they hod come to bc regarded as fables. The grave in Back Bay Valley, and thc legend of tho dog let into the tamarack hud held their place in such romance as tho district provided, and thc valley had become a pic-nic ground once in a way during autumn days when thc fishing was over, for family parties and thc school, which was thc principal institution of thc new- town. Alan had felt a deep sense of gratitude to Heart's Content on tliiB account, and he gave practical expression to it in establishing thc foundation of thc schools and church beyond thc possibility of

future want.

If Heurt'sContent disappointed Alan hy its absence of family landmarks, it was neverthe- less thc kind of fishing village and barbour that he and Plympton had thought of us possible ut some future day. Plympton, ns wc all know, was fur less sanguine than Alan, who was imbued with a pathetic sense of thc destiny of the oldest British colony. Un- grateful step-mother as thc nhl country undoubtedly was, Alan, willi thc keen-sighted prevision of a shrewd and enterprising Scotchman, gauged thc destiny of a territory that was bound to pass through thc darkness in which bc found it into thc light of commercial prosperity, if not Imperial dis- tinction. Alan's hopes and prophecies have been fulfilled, hut thc height to which ii i B forecast pointed discloses other heights which have to bs climbed in thc confirmation of

Newfoundland's rights and privileges, and in fulfilment of thc duty thc mother country Btill owes to her oldest and nearest colony.

In their operations at Wilderness Creek,

David and Alan had concluded that it would bo well to concentrate their attention upon the cemetery, and leave tho upper regions of the territoiy for their final labours. Not a soul appeared in the legion of Nusqunppe to disturb them. A couple of eagles evidently

had their home on u distant cliff seawards. They would sail now and then in a wide circlo over the harbour and disappear behind thc lower ranges of thc hills ; at night mysterious wings wonid swish by them as they curried their last loads to thc smack-bats or owls or both ; hut no human voice was heard, no human footprint except their own mark eil tho sandy shore of the secret harbour. At sea, beyond the shelter of Wilderness Creek,

and far away from the drcuded rocks and. shoals, fishing ships rode nt unchor or trailed their nets ; otherwise the two men were as much alone and as safe from interruption as the men of thc St. Dennis had been with their added protection of look-outs and sentinels. Thc light of the furnace which had during the favourable and lovely summer converted thousands of Spanish and English dollars and guineas into solid'ingots, and liad obliterated thc identity of many an antique vessel, costa lurid light upon the foothills of thc entrance to thc cavern, and startled such winged life as had been hitherto unaccustomed to any of thc disturbing evidences of man's ingenuity. David and Alan laboured away with Btcuoy persistence. They had soon become ac- customed to their wealth. David bod long coased to utter exclamations over every new find ; but at night on board the smack before turnjng in, father and son bad built all kinds of castles in the air, castles tliat even their cargoes of treasureĀ« were not sufficient to compass; and now and then David would draw from his father fresh details of his adventures, and thc futher from David hitherto unrelated incidents of his first voyage and wreck, Narratives of his carly days in Venice would crop np in all Alans stories; they came as his chief relief to thc horrors of Iiis slavery aud imprisonment. Then he would go back to Heart's Delight, and picture ta David the winter nights with his grand- father, and his mother and Father Lavcllo, in thc family circle. Considering thc changes that had taken place in 1 lie colony, thc settled peace at home, thc countries covered in his fat her's record, his own boyhood, and thc very remote times that Sally Mumford had spoken of, thc similies connected with thc Wandering Jew which Alan used uow and then seemed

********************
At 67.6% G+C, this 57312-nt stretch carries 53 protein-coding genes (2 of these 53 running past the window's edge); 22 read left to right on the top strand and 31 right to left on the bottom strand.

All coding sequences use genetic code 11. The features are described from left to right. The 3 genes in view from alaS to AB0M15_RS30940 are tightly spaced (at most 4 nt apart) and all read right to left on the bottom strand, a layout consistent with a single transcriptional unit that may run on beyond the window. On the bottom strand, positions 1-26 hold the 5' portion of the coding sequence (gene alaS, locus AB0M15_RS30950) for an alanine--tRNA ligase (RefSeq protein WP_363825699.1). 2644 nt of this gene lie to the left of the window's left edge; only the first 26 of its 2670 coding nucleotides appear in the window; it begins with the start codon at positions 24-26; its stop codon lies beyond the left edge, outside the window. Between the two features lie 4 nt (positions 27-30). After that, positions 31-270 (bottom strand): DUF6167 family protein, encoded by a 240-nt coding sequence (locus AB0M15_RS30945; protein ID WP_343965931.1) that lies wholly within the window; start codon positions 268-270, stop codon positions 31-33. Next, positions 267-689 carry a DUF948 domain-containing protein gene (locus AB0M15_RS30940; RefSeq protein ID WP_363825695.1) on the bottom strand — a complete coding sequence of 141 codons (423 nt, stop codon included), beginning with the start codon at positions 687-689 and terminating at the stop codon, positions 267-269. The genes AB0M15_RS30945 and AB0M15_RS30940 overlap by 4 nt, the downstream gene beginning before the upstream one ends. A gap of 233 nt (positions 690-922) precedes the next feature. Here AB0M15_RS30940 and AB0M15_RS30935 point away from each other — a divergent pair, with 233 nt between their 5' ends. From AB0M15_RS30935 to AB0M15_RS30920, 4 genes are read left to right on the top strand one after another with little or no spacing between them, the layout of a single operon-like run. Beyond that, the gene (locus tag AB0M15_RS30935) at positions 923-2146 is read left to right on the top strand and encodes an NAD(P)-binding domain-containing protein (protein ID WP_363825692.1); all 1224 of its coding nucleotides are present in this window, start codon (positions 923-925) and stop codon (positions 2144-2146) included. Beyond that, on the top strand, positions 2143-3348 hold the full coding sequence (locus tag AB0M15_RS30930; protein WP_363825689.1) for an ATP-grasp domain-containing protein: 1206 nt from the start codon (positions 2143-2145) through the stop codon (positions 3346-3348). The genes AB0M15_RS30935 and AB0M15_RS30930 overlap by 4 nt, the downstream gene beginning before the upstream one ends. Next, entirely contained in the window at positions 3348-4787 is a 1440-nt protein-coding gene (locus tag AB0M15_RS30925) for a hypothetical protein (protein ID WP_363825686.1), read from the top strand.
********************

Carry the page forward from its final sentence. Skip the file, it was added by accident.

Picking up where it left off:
quite appropriate, and David found himself searching his memory for other parallels of his father's strange and long career. Alan told his son that when he reached his age he would find that looking back over half a century was no more than thc yesterday of a youthful retrospection. What made the time appear a little longer than time was, to persons who remained in one spot all their lives, were the many landmarks of varied events in different places ; but even these at thc last came very close together, and life, after all, was juBt no more and no less than Job described it, " Wc are hut of yesterday and know nothing because our days upon earth arc a shadow."